XMLHTTP or GetXmlHttpRequest AKA AJAX

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montrealer58 montrealer58's picture
XMLHTTP or GetXmlHttpRequest AKA AJAX

I have been writing web pages since 1995. I have written associated programs in C++, EMCAScript, and PHP as and when those technologies became available. I love XML, and I will often View Source on a page I really like. You always want to see what scripts they are running.

My browser is set to only authorise scripts from sites such as this one which depend on their reputation as a safe place to visit on the Internet. The site desperately needs to advertise (from the right people), so they need to be able to 'push' content. When I am out there in browser-land I get huge red flags when GetXmlHttpRequest or its predecessor the ActiveX control XMLHTTP is employed.

It is hoped in the future that when browsers all support SVG animations (which can be generated via PHP) there will be no need for scripts at all. Adobe kind of invented SVG, but they have left it behind, but it was so good that W3C adopted it as an XML standard. The output that SVG produces is breathtaking. It is kind of clunky (and you should save in Raw SVG mode) but there is a functional GNU editor called Inkscape you can play around with. Animation with no scripts! Wow! I feel like a happy 8-year-old.

The problem is when benign people use technology that the wicked are also known for. Looking at the source of this page, I notice the obvious hooks to AJAX have been taken out and there is a bunch of JQuery code in there instead. Who knows if AJAX functionality is included in JQuery.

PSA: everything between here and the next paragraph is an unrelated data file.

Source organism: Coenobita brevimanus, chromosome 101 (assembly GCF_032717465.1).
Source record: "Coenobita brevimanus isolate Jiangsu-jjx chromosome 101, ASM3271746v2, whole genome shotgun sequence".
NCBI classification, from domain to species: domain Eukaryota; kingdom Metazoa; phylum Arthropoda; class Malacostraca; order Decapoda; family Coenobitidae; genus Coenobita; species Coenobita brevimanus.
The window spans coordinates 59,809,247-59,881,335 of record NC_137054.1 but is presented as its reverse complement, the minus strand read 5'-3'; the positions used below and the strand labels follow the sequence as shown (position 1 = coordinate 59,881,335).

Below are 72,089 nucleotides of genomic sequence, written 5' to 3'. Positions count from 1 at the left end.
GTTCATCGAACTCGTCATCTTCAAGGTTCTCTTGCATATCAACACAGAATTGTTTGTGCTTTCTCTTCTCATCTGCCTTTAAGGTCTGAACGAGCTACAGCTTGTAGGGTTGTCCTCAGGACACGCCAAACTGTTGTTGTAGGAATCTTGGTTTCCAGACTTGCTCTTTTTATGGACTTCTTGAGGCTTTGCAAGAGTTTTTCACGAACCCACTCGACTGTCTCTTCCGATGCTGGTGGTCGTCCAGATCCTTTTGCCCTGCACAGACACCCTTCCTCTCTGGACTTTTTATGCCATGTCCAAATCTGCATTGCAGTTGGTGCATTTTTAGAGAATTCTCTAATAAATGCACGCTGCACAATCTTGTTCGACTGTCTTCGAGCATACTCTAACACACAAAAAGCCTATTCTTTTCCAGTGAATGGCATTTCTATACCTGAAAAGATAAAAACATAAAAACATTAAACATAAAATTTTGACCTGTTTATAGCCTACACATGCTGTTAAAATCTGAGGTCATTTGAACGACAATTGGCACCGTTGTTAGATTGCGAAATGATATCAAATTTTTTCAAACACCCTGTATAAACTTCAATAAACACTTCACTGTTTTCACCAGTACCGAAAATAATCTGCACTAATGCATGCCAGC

As a programmer I make things which do things, and I am not overly concerned about the Document Object Model. As an old C guy it is just stdin and stdout to me. I might write 300 lines of code and have 2 calls to the DOM.

Combined with the EMCAScript (formerly known as Javascript) File APIs, XMLHTTP (or Ajax) allows you to send anything to the user's computer without their knowledge, and download files from it without their knowledge, and replace those files with anything they want. The Internet, as it were, has given machine-guns to angry 8-year-olds, thanks to the inventors of XMLHTTP.

In the meantime I am proposing a thing which has no central authority called AJAX SAFE. This is based on the principle that Our scripts only do what you are aware of, and with your consent. Anyone with technical competence can tell if there is a malicious script, so if people are naughty and claim they are AJAX SAFE, word will get around.

Otherwise, scripts are off for me, and I recommend that you should set scripts off if you are in any way concerned about your privacy, reputation, dignity, financial status, and the security of the organisation that you are with.


That is interesting. Thanks for posting.